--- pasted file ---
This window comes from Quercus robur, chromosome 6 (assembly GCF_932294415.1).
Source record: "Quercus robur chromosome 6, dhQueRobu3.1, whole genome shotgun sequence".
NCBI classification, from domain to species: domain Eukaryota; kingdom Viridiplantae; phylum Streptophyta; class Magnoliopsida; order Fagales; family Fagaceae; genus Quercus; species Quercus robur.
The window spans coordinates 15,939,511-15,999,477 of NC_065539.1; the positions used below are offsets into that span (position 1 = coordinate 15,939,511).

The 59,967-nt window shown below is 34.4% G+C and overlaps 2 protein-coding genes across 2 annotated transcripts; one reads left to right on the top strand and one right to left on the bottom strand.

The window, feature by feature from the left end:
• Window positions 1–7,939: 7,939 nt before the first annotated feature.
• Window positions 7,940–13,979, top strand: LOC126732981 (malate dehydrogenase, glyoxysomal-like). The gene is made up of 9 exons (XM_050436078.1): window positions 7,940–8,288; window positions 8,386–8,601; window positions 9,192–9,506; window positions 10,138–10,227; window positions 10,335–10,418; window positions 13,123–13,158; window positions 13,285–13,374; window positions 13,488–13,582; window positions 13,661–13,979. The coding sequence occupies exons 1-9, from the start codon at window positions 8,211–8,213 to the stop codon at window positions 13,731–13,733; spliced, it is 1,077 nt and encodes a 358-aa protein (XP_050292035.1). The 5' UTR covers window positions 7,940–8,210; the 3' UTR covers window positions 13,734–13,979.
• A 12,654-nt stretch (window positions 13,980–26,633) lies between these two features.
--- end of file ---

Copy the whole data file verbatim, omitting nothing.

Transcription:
This window comes from Quercus robur, chromosome 6 (assembly GCF_932294415.1).
Source record: "Quercus robur chromosome 6, dhQueRobu3.1, whole genome shotgun sequence".
NCBI classification, from domain to species: domain Eukaryota; kingdom Viridiplantae; phylum Streptophyta; class Magnoliopsida; order Fagales; family Fagaceae; genus Quercus; species Quercus robur.
The window spans coordinates 15,939,511-15,999,477 of NC_065539.1; the positions used below are offsets into that span (position 1 = coordinate 15,939,511).

The 59,967-nt window shown below is 34.4% G+C and overlaps 2 protein-coding genes across 2 annotated transcripts; one reads left to right on the top strand and one right to left on the bottom strand.

The window, feature by feature from the left end:
• Window positions 1–7,939: 7,939 nt before the first annotated feature.
• Window positions 7,940–13,979, top strand: LOC126732981 (malate dehydrogenase, glyoxysomal-like). The gene is made up of 9 exons (XM_050436078.1): window positions 7,940–8,288; window positions 8,386–8,601; window positions 9,192–9,506; window positions 10,138–10,227; window positions 10,335–10,418; window positions 13,123–13,158; window positions 13,285–13,374; window positions 13,488–13,582; window positions 13,661–13,979. The coding sequence occupies exons 1-9, from the start codon at window positions 8,211–8,213 to the stop codon at window positions 13,731–13,733; spliced, it is 1,077 nt and encodes a 358-aa protein (XP_050292035.1). The 5' UTR covers window positions 7,940–8,210; the 3' UTR covers window positions 13,734–13,979.
• A 12,654-nt stretch (window positions 13,980–26,633) lies between these two features.